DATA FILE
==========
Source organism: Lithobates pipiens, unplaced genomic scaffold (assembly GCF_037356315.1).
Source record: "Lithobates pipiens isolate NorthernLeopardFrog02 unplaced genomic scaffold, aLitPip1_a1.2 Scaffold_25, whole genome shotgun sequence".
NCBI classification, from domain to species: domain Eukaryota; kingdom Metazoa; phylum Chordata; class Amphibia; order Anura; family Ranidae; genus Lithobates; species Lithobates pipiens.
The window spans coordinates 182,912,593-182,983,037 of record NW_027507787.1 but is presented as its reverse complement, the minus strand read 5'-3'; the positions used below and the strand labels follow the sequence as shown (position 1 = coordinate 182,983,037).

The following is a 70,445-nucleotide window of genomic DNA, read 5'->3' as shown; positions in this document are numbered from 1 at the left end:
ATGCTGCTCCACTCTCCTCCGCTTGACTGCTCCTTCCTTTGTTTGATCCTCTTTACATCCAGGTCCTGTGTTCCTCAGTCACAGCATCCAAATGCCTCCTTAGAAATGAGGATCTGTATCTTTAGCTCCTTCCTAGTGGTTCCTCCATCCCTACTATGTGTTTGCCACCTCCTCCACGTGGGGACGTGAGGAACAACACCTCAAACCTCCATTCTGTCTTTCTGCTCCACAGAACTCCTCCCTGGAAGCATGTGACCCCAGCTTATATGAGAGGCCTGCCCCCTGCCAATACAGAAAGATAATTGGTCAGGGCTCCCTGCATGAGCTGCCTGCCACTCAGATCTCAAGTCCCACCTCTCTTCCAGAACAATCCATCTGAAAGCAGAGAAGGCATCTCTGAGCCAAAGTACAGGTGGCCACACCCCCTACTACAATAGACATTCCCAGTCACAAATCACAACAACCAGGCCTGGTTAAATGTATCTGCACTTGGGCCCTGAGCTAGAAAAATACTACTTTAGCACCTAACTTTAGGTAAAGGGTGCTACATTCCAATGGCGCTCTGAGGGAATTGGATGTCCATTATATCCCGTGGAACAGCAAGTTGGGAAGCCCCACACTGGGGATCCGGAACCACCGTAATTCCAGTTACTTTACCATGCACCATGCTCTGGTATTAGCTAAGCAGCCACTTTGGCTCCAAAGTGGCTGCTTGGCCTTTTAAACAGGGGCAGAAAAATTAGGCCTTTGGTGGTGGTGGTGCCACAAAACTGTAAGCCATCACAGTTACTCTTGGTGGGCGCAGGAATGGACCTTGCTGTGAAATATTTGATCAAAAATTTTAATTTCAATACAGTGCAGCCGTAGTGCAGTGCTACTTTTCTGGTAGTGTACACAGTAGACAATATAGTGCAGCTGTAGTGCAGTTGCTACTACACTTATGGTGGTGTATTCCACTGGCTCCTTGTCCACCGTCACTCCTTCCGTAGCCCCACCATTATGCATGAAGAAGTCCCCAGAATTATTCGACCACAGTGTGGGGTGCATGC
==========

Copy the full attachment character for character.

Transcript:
Source organism: Lithobates pipiens, unplaced genomic scaffold (assembly GCF_037356315.1).
Source record: "Lithobates pipiens isolate NorthernLeopardFrog02 unplaced genomic scaffold, aLitPip1_a1.2 Scaffold_25, whole genome shotgun sequence".
NCBI classification, from domain to species: domain Eukaryota; kingdom Metazoa; phylum Chordata; class Amphibia; order Anura; family Ranidae; genus Lithobates; species Lithobates pipiens.
The window spans coordinates 182,912,593-182,983,037 of record NW_027507787.1 but is presented as its reverse complement, the minus strand read 5'-3'; the positions used below and the strand labels follow the sequence as shown (position 1 = coordinate 182,983,037).

The following is a 70,445-nucleotide window of genomic DNA, read 5'->3' as shown; positions in this document are numbered from 1 at the left end:
ATGCTGCTCCACTCTCCTCCGCTTGACTGCTCCTTCCTTTGTTTGATCCTCTTTACATCCAGGTCCTGTGTTCCTCAGTCACAGCATCCAAATGCCTCCTTAGAAATGAGGATCTGTATCTTTAGCTCCTTCCTAGTGGTTCCTCCATCCCTACTATGTGTTTGCCACCTCCTCCACGTGGGGACGTGAGGAACAACACCTCAAACCTCCATTCTGTCTTTCTGCTCCACAGAACTCCTCCCTGGAAGCATGTGACCCCAGCTTATATGAGAGGCCTGCCCCCTGCCAATACAGAAAGATAATTGGTCAGGGCTCCCTGCATGAGCTGCCTGCCACTCAGATCTCAAGTCCCACCTCTCTTCCAGAACAATCCATCTGAAAGCAGAGAAGGCATCTCTGAGCCAAAGTACAGGTGGCCACACCCCCTACTACAATAGACATTCCCAGTCACAAATCACAACAACCAGGCCTGGTTAAATGTATCTGCACTTGGGCCCTGAGCTAGAAAAATACTACTTTAGCACCTAACTTTAGGTAAAGGGTGCTACATTCCAATGGCGCTCTGAGGGAATTGGATGTCCATTATATCCCGTGGAACAGCAAGTTGGGAAGCCCCACACTGGGGATCCGGAACCACCGTAATTCCAGTTACTTTACCATGCACCATGCTCTGGTATTAGCTAAGCAGCCACTTTGGCTCCAAAGTGGCTGCTTGGCCTTTTAAACAGGGGCAGAAAAATTAGGCCTTTGGTGGTGGTGGTGCCACAAAACTGTAAGCCATCACAGTTACTCTTGGTGGGCGCAGGAATGGACCTTGCTGTGAAATATTTGATCAAAAATTTTAATTTCAATACAGTGCAGCCGTAGTGCAGTGCTACTTTTCTGGTAGTGTACACAGTAGACAATATAGTGCAGCTGTAGTGCAGTTGCTACTACACTTATGGTGGTGTATTCCACTGGCTCCTTGTCCACCGTCACTCCTTCCGTAGCCCCACCATTATGCATGAAGAAGTCCCCAGAATTATTCGACCACAGTGTGGGGTGCATGC